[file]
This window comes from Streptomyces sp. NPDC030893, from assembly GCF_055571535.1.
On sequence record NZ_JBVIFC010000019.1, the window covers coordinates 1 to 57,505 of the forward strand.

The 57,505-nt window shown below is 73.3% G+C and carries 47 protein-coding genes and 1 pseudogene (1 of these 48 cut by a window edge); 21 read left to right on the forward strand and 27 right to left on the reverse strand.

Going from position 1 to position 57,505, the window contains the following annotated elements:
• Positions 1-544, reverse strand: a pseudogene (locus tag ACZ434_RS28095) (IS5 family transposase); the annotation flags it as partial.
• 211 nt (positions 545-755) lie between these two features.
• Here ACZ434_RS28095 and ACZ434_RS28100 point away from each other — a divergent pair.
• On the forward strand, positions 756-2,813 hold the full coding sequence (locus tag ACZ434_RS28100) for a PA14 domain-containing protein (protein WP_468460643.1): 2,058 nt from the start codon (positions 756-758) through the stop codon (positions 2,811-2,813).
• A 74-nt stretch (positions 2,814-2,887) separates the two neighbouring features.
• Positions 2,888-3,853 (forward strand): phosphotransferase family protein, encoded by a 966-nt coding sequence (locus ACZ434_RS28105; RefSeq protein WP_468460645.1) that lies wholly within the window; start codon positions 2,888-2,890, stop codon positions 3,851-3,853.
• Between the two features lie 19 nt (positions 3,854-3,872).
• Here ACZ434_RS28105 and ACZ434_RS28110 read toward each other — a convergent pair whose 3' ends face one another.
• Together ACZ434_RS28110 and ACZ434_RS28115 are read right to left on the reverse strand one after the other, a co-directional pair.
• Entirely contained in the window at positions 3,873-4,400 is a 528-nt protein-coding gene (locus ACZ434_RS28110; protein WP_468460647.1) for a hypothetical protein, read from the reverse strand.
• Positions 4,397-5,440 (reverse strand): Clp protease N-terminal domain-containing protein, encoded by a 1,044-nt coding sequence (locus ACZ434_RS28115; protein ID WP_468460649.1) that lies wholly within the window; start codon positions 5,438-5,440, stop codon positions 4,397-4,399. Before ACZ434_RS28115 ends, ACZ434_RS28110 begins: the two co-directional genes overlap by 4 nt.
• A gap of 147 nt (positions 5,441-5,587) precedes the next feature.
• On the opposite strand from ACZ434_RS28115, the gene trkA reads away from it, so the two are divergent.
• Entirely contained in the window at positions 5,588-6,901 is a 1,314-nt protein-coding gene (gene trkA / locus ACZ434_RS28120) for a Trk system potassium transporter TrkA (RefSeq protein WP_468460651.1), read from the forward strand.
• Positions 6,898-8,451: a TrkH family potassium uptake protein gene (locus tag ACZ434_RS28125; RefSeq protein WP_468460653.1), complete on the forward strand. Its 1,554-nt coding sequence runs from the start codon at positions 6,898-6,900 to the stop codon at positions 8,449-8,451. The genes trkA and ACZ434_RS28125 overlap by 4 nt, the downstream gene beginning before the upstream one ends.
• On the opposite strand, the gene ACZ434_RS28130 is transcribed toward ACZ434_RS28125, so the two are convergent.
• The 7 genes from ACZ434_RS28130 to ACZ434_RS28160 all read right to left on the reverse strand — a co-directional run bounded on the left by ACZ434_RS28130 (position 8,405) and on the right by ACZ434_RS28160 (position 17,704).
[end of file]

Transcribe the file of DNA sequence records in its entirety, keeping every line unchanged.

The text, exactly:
This window comes from Streptomyces sp. NPDC030893, from assembly GCF_055571535.1.
On sequence record NZ_JBVIFC010000019.1, the window covers coordinates 1 to 57,505 of the forward strand.

The 57,505-nt window shown below is 73.3% G+C and carries 47 protein-coding genes and 1 pseudogene (1 of these 48 cut by a window edge); 21 read left to right on the forward strand and 27 right to left on the reverse strand.

Going from position 1 to position 57,505, the window contains the following annotated elements:
• Positions 1-544, reverse strand: a pseudogene (locus tag ACZ434_RS28095) (IS5 family transposase); the annotation flags it as partial.
• 211 nt (positions 545-755) lie between these two features.
• Here ACZ434_RS28095 and ACZ434_RS28100 point away from each other — a divergent pair.
• On the forward strand, positions 756-2,813 hold the full coding sequence (locus tag ACZ434_RS28100) for a PA14 domain-containing protein (protein WP_468460643.1): 2,058 nt from the start codon (positions 756-758) through the stop codon (positions 2,811-2,813).
• A 74-nt stretch (positions 2,814-2,887) separates the two neighbouring features.
• Positions 2,888-3,853 (forward strand): phosphotransferase family protein, encoded by a 966-nt coding sequence (locus ACZ434_RS28105; RefSeq protein WP_468460645.1) that lies wholly within the window; start codon positions 2,888-2,890, stop codon positions 3,851-3,853.
• Between the two features lie 19 nt (positions 3,854-3,872).
• Here ACZ434_RS28105 and ACZ434_RS28110 read toward each other — a convergent pair whose 3' ends face one another.
• Together ACZ434_RS28110 and ACZ434_RS28115 are read right to left on the reverse strand one after the other, a co-directional pair.
• Entirely contained in the window at positions 3,873-4,400 is a 528-nt protein-coding gene (locus ACZ434_RS28110; protein WP_468460647.1) for a hypothetical protein, read from the reverse strand.
• Positions 4,397-5,440 (reverse strand): Clp protease N-terminal domain-containing protein, encoded by a 1,044-nt coding sequence (locus ACZ434_RS28115; protein ID WP_468460649.1) that lies wholly within the window; start codon positions 5,438-5,440, stop codon positions 4,397-4,399. Before ACZ434_RS28115 ends, ACZ434_RS28110 begins: the two co-directional genes overlap by 4 nt.
• A gap of 147 nt (positions 5,441-5,587) precedes the next feature.
• On the opposite strand from ACZ434_RS28115, the gene trkA reads away from it, so the two are divergent.
• Entirely contained in the window at positions 5,588-6,901 is a 1,314-nt protein-coding gene (gene trkA / locus ACZ434_RS28120) for a Trk system potassium transporter TrkA (RefSeq protein WP_468460651.1), read from the forward strand.
• Positions 6,898-8,451: a TrkH family potassium uptake protein gene (locus tag ACZ434_RS28125; RefSeq protein WP_468460653.1), complete on the forward strand. Its 1,554-nt coding sequence runs from the start codon at positions 6,898-6,900 to the stop codon at positions 8,449-8,451. The genes trkA and ACZ434_RS28125 overlap by 4 nt, the downstream gene beginning before the upstream one ends.
• On the opposite strand, the gene ACZ434_RS28130 is transcribed toward ACZ434_RS28125, so the two are convergent.
• The 7 genes from ACZ434_RS28130 to ACZ434_RS28160 all read right to left on the reverse strand — a co-directional run bounded on the left by ACZ434_RS28130 (position 8,405) and on the right by ACZ434_RS28160 (position 17,704).